- published: 16 Jun 2017
- views: 182
Get an overview of the factors that affect supply and demand for natural gas, including weather, seasonality and others. Subscribe: https://www.youtube.com/subscription_center?add_user=cmegroup Learn more: https://institute.cmegroup.com/ CME Group: http://www.cmegroup.com/ Follow us: Twitter: http://twitter.com/CMEGroup Facebook: http://www.facebook.com/CMEGroup Topic: in storage, nat gas, LNG, liquefied natural gas
Moderator: Henry Tricks, Energy Editor, The Economist Outlook for Natural Gas Supply in the U.S. at Genscape's Oil and Natural Gas Symposium on September 30, 2015. Randall Collum, Managing Director, Supply Side Analytics, Genscape This presentation will deliver a proprietary outlook and examine the interplay of crude oil prices on natural gas production. We will discuss the Northeast Infrastructure and its importance on new gas production in the Lower 48. We will explore market anomalies, such as the unusual relationship between rig counts and wells with regards to new gas production, and quantify what is normal vs. abnormal when considering deferred well inventory data. Next Era for Pricing Oil or Gas: How LNG Creates Wide Threats & Opportunities Andrew Weissman, Senior Energy Adviso...
There has been a surge in demand for natural gas in China this year, as local governments told millions of households to switch from coal to cleaner gas for heating. Statistics from China's customs showed that from January to September, China's liquefied natural gas (LNG) consumption rose to 167.6 billion cubic meters, up 16.6 percent year on year. In late November, the strong demand for LNG pushed up prices by more than 40 percent compared with a year earlier. Subscribe to us on YouTube: https://goo.gl/lP12gA Download our APP on Apple Store (iOS): https://itunes.apple.com/us/app/cctvnews-app/id922456579?l=zh&ls=1&mt=8 Download our APP on Google Play (Android): https://play.google.com/store/apps/details?id=com.imib.cctv Follow us on: Facebook: https://www.facebook.com/ChinaGlobalTVNet...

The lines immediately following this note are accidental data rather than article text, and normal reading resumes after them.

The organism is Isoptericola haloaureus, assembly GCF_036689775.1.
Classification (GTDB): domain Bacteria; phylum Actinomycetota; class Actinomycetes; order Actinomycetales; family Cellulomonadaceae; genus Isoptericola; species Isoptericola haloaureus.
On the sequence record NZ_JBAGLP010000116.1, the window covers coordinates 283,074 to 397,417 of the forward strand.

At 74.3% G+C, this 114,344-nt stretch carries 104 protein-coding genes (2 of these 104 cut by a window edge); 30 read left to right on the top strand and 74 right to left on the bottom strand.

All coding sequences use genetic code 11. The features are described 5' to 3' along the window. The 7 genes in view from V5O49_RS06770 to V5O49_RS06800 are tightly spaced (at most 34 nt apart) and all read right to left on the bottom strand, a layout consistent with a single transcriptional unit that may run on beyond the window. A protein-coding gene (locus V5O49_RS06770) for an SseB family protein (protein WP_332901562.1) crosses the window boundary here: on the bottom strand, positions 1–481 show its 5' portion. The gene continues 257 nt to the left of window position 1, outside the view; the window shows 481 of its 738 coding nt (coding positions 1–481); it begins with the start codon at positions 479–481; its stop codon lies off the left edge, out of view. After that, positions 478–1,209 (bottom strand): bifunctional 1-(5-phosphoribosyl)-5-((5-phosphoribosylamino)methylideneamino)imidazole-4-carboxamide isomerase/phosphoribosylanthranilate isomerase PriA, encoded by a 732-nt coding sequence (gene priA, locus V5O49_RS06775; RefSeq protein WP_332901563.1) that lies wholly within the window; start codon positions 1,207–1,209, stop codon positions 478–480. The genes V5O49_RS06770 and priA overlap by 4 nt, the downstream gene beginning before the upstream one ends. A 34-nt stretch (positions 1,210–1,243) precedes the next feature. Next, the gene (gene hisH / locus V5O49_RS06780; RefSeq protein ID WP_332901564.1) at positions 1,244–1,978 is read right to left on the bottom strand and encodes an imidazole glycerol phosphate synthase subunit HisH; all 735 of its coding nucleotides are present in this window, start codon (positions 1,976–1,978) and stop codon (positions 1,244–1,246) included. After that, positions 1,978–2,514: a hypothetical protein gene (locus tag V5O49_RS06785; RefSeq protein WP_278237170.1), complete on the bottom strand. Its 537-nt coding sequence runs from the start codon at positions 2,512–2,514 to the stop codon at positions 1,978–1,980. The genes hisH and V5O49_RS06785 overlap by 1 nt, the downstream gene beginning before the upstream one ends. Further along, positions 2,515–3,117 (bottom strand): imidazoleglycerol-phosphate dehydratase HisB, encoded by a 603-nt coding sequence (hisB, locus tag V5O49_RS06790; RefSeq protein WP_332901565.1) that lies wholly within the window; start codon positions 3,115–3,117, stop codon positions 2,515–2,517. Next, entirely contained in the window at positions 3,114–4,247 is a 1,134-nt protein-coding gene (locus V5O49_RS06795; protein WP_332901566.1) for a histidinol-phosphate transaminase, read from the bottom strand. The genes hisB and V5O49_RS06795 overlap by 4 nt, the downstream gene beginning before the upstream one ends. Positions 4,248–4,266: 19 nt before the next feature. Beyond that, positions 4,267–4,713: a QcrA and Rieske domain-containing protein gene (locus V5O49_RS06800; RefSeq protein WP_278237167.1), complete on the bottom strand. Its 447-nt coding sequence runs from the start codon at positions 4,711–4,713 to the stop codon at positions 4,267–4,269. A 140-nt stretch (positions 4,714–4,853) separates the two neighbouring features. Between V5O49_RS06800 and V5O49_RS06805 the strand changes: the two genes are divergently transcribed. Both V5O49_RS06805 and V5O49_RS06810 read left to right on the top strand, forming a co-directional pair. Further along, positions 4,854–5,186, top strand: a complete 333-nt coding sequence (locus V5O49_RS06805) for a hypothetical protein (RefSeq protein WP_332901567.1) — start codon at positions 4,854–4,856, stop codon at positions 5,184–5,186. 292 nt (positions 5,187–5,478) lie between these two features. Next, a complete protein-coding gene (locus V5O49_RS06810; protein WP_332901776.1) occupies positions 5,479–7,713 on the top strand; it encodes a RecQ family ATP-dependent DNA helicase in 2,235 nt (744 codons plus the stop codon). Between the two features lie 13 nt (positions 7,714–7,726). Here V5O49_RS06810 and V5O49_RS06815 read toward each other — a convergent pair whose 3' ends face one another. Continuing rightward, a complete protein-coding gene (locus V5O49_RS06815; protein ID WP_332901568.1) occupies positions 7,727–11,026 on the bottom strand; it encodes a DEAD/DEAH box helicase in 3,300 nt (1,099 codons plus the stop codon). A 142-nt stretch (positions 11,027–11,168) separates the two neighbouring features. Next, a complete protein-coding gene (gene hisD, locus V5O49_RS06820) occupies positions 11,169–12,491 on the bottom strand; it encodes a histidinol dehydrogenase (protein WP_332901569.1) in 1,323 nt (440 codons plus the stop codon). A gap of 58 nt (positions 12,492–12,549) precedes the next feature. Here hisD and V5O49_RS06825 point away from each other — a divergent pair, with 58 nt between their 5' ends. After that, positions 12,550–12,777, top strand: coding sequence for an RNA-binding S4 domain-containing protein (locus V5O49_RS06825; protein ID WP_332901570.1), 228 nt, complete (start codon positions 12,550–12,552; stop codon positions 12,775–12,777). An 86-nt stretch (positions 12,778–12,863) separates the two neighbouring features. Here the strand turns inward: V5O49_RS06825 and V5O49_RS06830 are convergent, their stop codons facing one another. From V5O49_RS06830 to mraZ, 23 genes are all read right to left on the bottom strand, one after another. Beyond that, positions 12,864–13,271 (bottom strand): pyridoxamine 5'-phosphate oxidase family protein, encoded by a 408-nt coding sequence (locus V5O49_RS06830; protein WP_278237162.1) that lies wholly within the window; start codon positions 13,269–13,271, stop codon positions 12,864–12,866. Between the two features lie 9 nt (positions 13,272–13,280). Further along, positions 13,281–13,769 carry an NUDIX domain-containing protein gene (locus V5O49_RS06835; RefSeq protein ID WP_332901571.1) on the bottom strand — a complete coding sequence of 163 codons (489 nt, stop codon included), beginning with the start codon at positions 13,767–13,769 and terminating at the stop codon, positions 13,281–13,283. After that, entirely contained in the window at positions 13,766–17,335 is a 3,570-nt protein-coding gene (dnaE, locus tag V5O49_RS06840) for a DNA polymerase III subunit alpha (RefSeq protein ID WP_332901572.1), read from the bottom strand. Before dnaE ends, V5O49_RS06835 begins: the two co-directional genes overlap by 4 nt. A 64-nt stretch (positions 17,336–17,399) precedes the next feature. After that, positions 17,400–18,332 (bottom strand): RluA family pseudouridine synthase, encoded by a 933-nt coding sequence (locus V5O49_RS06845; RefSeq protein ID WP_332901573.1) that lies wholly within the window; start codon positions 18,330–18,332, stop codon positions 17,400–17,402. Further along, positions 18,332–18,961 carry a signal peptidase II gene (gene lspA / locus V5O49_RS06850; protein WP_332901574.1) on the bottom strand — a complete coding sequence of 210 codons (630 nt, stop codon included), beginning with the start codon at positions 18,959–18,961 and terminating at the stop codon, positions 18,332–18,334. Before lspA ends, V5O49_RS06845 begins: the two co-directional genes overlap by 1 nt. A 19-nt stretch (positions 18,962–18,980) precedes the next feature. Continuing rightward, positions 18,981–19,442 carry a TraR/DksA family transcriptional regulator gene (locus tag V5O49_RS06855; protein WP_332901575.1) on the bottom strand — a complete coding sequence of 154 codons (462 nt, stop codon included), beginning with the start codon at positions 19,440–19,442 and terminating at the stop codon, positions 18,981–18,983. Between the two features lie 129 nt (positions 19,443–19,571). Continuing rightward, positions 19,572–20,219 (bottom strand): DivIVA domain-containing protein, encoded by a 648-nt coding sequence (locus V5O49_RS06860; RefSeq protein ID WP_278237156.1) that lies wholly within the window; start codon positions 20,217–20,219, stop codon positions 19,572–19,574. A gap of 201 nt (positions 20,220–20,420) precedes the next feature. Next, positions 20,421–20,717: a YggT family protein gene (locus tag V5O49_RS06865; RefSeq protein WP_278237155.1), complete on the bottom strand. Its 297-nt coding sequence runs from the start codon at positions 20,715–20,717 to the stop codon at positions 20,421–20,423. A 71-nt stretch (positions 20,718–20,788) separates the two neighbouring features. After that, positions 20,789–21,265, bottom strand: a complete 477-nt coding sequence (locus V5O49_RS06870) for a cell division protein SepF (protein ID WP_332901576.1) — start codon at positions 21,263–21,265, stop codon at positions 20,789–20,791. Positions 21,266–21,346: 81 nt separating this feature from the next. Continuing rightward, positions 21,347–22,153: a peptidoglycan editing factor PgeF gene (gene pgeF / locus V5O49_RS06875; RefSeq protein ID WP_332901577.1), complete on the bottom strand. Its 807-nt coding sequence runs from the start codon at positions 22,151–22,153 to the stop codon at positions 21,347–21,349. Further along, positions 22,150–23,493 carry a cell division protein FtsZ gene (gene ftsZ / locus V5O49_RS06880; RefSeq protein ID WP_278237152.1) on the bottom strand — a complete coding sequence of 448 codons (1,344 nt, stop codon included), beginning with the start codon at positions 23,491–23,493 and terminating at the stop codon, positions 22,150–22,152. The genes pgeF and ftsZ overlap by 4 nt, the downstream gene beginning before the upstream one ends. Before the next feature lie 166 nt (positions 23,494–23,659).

Josh Sigurdson talks with author and economic analyst John Sneisen about the recent drastic drop in gas demand as people decide simply to stay home and not drive. Many are calling this "carmageddon" and it's taking a massive toll on the markets. This follows the crazy car derivatives market continuing to grow in size and scope with auto backed securities being issued. As John says, the demand for borrowing money was skyrocketing through the roof and they were pushing all these loans so the banks could make more money. Now we've hit the peak and it's going down hill fast. When the derivatives are issued, that's one of the final signs of a massive bubble ready to burst. They're trying to squeeze the last pennies out of these investments. During the peak driving season when people are on v...
About 76 percent of the price of gasoline is a reflection of world prices. The rest is taxes, refinery costs, producers' and sellers' profit margins -- and regulations that drive up prices. Is there a way to cut down on cost? Yes. We can start by removing barriers that make it difficult to deliver 50 kinds of boutique fuel blends between markets.